Briefly: Archbishop Eugenio de Araujo Sales


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The Independent Online

Eugenio de Araujo Sales, who died of a heart attack in his sleep on 9 July at the age of 91, was Rio de Janeiro's former archbishop who provided shelter to thousands of people opposed to the military regimes that once ruled Brazil, Argentina and Chile.

Sales was ordained as a priest in 1943 in the north-eastern city of Natal. In 1971 he became Archbishop of Rio de Janeiro, a position he held until 2001 when he retired. The year before that he told the O Globo newspaper that between 1976 and 1982 he provided shelter to around 5,000 Brazilian opponents of the military regime that ruled Brazil from 1964 to 1985, as well as to political refugees fleeing the dictatorships of Argentina and Chile.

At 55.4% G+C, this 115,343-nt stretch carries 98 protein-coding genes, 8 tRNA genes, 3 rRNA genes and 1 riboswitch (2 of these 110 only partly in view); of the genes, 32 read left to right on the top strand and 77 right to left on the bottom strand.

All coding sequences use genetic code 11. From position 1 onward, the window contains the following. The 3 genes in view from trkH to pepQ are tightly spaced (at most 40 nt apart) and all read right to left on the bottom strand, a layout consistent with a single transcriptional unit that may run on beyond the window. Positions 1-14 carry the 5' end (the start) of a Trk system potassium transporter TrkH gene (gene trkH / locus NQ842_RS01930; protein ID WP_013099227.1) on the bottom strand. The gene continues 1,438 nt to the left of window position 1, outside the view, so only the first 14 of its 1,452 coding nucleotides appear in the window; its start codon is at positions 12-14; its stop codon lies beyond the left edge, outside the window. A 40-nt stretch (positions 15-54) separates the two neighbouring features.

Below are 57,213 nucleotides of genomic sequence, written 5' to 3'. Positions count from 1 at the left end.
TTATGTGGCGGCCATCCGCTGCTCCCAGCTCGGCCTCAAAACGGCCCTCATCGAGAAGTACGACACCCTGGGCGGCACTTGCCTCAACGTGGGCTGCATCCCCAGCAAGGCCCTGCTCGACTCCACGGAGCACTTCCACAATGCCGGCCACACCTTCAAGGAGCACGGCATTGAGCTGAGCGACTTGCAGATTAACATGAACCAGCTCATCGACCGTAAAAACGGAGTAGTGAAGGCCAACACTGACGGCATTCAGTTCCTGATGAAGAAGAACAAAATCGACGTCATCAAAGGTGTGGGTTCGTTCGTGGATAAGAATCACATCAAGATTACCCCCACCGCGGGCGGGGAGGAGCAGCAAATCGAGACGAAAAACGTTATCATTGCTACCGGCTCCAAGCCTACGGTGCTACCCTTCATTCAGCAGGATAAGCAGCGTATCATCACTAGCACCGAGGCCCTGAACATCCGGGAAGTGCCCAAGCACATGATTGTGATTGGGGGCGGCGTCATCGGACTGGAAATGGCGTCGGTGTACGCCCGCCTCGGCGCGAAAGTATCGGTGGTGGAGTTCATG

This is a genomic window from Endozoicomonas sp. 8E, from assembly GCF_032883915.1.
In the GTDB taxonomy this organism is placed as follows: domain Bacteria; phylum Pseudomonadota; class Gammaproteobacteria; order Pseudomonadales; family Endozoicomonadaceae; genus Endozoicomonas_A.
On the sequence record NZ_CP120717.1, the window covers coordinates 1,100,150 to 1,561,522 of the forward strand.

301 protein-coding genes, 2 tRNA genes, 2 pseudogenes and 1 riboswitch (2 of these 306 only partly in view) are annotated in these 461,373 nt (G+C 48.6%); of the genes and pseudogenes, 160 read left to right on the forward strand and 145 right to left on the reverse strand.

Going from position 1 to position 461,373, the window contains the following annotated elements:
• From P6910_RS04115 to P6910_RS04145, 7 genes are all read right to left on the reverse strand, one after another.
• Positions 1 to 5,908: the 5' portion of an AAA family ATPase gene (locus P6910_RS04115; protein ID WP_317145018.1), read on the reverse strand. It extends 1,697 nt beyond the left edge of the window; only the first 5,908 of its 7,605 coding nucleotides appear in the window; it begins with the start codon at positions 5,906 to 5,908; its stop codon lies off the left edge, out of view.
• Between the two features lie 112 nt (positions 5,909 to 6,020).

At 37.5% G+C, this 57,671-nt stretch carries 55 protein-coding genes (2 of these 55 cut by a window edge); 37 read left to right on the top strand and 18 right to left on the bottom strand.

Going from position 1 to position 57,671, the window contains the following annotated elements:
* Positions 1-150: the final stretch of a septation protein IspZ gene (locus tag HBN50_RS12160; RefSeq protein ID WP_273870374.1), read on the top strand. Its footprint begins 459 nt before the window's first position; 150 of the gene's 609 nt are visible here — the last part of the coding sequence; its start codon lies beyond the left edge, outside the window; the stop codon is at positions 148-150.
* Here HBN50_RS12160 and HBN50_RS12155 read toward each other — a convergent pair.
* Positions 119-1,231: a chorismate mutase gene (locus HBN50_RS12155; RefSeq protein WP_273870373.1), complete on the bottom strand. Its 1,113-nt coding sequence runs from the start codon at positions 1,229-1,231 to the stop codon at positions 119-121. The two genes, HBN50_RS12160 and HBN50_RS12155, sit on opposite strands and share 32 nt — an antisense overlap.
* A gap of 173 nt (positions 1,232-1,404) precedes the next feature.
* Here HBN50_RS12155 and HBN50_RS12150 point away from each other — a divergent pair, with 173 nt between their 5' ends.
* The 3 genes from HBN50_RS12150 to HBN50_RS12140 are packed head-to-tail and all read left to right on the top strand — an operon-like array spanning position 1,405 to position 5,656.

He said at the time that those he helped were either put up in 80 apartments rented by the archdiocese or received help to travel to other counties, mostly in Europe.

Following the fall of the military dictatorship and Pope John Paul II's reining-in of theological dissent, Sales became the Brazilian church's most prominent voice against what he saw as dissent from Catholic moral teaching in the country. In the 1990s he made efforts to become a cultural leader in this struggle, going so far as to oppose the traditional Carnival in Rio de Janeiro with a "festival of prayer", which he saw as opposing trends towards sexual libertinism in modern Brazil.

The Brazilian president Dilma Rousseff said Sales will be remembered for "his concern with social issues which was always closely linked to his ecclesiastical work."